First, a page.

Friday, August 16, 2019 - Updated: 1:49 pm
It has been one year since the release of the Pennsylvania Grand Jury Report on child sexual abuse by clergy, and the Church is profoundly indebted to those courageous victims/survivors who have helped us grow in understanding of the damage caused by sexual abuse and of how the Church community can offer them understanding and support. We are grateful, and humbled, by the victims/survivors who have reached out to help us help them. It is my prayer that all victims/survivors will feel welcome and have a sense of belonging in our parishes, to whatever extent they desire to be involved in the Church.
My pastoral letter The Church Healing, outlined actions for a renewed commitment to healing of victims/survivors, financial transparency, accountability, ongoing formation for clergy and continued listening. All of those steps are either completed or in motion.
As we anticipated, more victims/survivors have come forward since the report, which we have encouraged them to do so that we can help them.
The vast majority of reported cases continue to be about events that occurred decades ago. One reason that few abuse cases occurred after 1990 is that we have continually improved our abuse prevention efforts. Shay Bilchik, founder and director of the Center for Juvenile Justice Reform at Georgetown University has conducted an extensive evaluation of the diocese’s policies and practices in this area. His overall conclusion is that “the Diocese of Pittsburgh has worked hard in making the diocese an unwelcoming place for child predators”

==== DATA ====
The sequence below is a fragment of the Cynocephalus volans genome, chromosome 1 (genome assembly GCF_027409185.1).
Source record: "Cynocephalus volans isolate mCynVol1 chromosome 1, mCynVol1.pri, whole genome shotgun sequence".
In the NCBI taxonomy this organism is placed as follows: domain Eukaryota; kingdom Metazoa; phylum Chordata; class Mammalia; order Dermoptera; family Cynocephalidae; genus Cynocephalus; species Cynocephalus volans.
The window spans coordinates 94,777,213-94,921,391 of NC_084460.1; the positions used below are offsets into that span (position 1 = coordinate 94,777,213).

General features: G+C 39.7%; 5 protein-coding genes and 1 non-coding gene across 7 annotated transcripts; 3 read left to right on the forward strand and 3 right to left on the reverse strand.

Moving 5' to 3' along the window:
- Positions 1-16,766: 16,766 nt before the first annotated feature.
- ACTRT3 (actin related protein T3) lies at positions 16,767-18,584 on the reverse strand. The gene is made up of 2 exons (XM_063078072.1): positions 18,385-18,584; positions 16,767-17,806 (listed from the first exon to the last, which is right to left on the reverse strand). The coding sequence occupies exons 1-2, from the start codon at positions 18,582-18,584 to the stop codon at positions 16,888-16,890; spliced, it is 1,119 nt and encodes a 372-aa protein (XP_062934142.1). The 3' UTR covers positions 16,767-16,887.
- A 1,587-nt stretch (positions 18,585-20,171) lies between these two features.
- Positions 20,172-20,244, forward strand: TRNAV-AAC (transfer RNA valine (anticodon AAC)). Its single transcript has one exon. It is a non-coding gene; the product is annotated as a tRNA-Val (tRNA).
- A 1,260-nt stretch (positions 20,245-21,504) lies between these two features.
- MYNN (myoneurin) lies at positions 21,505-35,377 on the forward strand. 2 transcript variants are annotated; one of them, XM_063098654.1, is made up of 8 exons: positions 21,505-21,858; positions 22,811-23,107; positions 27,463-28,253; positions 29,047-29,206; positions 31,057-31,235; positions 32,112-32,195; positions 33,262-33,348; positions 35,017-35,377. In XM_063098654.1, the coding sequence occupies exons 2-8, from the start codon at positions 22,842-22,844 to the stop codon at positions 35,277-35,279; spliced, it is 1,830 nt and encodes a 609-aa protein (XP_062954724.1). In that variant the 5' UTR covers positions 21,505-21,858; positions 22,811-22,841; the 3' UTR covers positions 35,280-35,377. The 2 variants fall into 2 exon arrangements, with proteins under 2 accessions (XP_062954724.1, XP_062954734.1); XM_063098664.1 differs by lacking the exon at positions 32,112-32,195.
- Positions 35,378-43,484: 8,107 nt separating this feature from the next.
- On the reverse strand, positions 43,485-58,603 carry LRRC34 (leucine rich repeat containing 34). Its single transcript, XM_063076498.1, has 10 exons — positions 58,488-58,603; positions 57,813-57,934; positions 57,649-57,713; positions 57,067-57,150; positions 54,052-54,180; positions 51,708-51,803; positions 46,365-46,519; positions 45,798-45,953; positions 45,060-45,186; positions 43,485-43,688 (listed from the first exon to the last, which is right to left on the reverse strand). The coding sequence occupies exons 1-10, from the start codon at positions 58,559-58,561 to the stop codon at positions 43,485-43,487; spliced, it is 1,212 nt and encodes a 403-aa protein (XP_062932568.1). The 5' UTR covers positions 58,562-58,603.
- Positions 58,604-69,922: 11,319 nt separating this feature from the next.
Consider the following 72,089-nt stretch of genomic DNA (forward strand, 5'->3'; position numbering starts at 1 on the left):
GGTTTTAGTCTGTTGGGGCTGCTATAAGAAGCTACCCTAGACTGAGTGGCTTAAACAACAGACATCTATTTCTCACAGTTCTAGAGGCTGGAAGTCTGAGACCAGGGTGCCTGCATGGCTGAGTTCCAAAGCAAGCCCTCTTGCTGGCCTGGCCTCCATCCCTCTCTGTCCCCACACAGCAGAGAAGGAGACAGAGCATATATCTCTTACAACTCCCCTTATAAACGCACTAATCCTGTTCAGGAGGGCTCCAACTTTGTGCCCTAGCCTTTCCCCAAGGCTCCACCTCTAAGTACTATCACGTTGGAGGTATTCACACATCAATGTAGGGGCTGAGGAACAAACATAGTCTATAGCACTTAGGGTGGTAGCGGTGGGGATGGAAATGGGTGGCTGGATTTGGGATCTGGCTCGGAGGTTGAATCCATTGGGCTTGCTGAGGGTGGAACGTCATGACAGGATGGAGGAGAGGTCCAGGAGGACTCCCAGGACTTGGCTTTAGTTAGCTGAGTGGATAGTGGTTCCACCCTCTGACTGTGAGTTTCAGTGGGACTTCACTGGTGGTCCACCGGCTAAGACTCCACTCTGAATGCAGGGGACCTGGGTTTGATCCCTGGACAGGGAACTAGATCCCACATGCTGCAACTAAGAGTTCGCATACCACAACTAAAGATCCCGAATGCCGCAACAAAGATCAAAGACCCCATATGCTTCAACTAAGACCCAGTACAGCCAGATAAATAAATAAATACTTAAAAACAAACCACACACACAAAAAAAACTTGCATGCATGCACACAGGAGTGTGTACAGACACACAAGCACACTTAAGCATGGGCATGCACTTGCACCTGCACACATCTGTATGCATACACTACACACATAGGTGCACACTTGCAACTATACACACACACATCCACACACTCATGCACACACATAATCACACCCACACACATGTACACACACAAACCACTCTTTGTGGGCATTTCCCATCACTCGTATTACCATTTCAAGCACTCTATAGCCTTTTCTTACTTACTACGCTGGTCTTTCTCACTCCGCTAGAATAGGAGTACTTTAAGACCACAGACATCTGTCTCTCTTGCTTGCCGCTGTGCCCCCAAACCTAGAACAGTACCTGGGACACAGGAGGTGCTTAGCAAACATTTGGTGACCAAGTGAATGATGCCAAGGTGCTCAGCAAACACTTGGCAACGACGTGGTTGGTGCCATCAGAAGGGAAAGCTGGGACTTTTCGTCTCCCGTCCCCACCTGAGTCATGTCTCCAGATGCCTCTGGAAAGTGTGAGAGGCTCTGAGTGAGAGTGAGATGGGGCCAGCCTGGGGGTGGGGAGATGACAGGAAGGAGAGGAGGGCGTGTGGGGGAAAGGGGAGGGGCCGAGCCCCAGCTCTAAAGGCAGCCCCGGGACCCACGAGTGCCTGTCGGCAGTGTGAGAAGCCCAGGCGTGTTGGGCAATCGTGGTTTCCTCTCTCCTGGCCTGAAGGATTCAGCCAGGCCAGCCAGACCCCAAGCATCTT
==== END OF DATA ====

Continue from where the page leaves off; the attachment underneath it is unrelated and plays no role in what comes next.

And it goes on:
A video of his conclusions is on the diocesan website, as is his executive summary.
This year has been a time of sorrow for the harm done to people at the hands of clergy who were expected to be trusted spiritual leaders. It has also been a time for the heart of the Church to deepen its understanding of what victims/survivors have endured, and to reach out in new ways to help them heal.
Pittsburgh is a resilient region, with a unique spirit and sense of community. People draw together to see each other through hard times and come out stronger. Today, we look to the Church of the future, the faith community we want today’s children and their children to experience. My faith is in God. But I also have faith in the Church of Pittsburgh: faith that our community can move forward in unity and with hope, learning from the past, protecting the weakest among us, holding each other accountable and continuing to fulfill the mission that Jesus gave to us.